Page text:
Saving the Butterfly: A story about refugees (Hardcover)

Saving the Butterfly: A story about refugees Cover Image

Saving the Butterfly: A story about refugees (Hardcover)

By Helen Cooper, Gill Smith (Illustrator)


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Two resourceful siblings begin a new life as refugees in a poetic picture book about thriving—in your own time—after great loss.

From an award-winning author and a talented debut illustrator comes a profound story about child refugees healing and building new lives. When rescuers meet the boat, there are only two people left—a big child and a little one. The big one, remembering the trip across the dark sea, hides indoors. The little one ventures out, making friends, laughing, growing strong. When he brings the outside in, in the form of a butterfly, will his sister find the courage to guide the winged creature back into the world where it belongs? Powerful illustrations dance between dark and light in a moving tale of empathy, resilience, and the universal need for home and safety.
Helen Cooper is a renowned author and illustrator whose award-winning books for children include The Hippo at the End of the Hall and Pumpkin Soup, a Kate Greenaway Medal winner. She lives in England.

Gill Smith is a writer and illustrator who has explored collaborative storytelling in many forms. Saving the Butterfly is her debut picture book. She lives in England.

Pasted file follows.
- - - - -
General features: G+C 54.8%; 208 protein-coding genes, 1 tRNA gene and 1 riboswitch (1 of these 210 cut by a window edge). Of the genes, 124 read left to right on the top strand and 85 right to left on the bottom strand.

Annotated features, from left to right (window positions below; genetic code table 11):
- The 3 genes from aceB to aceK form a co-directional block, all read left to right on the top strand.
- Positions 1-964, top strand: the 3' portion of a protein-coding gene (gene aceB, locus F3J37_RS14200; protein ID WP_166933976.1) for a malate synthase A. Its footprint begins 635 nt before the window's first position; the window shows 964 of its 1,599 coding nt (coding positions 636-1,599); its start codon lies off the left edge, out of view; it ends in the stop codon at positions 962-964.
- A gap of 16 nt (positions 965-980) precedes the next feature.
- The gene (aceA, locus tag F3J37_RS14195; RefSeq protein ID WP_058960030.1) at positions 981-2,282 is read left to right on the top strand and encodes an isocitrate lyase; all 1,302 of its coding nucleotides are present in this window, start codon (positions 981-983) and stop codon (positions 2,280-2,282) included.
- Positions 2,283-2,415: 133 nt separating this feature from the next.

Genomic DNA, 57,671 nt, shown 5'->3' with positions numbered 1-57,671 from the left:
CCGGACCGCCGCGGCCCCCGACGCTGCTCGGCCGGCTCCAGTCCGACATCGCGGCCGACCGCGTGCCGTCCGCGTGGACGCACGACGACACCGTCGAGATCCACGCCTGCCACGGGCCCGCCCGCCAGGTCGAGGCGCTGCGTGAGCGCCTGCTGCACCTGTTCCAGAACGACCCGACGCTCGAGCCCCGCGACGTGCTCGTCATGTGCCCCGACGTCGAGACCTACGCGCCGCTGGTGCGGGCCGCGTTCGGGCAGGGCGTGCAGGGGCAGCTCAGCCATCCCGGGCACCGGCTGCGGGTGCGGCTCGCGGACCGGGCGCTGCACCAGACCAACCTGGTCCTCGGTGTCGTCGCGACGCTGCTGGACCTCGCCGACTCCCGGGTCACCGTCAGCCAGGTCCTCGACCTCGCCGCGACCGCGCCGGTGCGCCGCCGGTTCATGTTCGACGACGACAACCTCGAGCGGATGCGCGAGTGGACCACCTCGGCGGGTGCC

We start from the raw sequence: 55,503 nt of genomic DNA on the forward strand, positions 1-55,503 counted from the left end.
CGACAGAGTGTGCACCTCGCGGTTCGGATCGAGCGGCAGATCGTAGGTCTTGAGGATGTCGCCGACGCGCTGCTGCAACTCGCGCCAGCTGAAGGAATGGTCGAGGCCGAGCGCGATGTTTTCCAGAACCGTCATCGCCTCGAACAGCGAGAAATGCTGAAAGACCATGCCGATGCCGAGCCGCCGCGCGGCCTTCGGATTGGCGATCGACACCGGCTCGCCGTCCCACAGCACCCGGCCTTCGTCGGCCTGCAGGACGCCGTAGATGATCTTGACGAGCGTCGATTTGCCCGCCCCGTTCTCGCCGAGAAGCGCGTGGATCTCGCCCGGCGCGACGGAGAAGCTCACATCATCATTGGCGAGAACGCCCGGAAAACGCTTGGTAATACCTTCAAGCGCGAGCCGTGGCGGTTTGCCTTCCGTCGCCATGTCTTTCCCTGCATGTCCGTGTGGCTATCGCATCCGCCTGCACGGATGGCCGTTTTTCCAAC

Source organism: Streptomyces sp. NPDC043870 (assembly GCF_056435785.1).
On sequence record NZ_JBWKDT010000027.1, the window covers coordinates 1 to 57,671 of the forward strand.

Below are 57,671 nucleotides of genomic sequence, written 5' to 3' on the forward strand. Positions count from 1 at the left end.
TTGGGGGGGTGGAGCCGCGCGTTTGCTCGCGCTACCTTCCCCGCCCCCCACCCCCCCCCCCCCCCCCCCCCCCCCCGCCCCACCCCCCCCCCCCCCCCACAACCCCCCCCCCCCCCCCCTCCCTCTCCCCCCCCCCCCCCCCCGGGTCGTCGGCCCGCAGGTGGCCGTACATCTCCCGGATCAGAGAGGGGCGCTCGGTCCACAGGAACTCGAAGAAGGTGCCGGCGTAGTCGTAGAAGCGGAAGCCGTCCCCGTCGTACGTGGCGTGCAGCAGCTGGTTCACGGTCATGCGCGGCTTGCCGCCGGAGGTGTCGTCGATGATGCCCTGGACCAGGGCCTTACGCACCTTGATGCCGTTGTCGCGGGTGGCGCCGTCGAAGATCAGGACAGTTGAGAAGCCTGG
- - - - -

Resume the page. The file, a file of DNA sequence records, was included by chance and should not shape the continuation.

Product Details ISBN: 9781536220551
ISBN-10: 1536220558
Publisher: Candlewick Studio
Publication Date: June 7th, 2022
Pages: 32
Language: English
The idea that sometimes we can feel many complicated emotions all at once comes through loud and clear. . . . A layered story that humanizes the refugee experience.

—Kirkus Reviews

Affecting and emotional. . . Gorgeously evocative and textured mixed-media illustrations are predominantly gray at the beginning and incorporate more and more bright colors as the children respond positively to their environment.
—The Horn Book

Soft mottling and crayon-like textures anchor the art in a steady stillness, while the palette is used with care and precision, consistently balancing bright, vibrant shades with darkened inks and smudgy grays. This is certainly more somber than Marwan’s Where Butterflies Fill the Sky (BCCB 3/22), but pairing the two titles would make for a compelling exploration of rebuilding a life in an uncertain, and perhaps, unwanted, new home.
—The Bulletin of the Center for Children's Books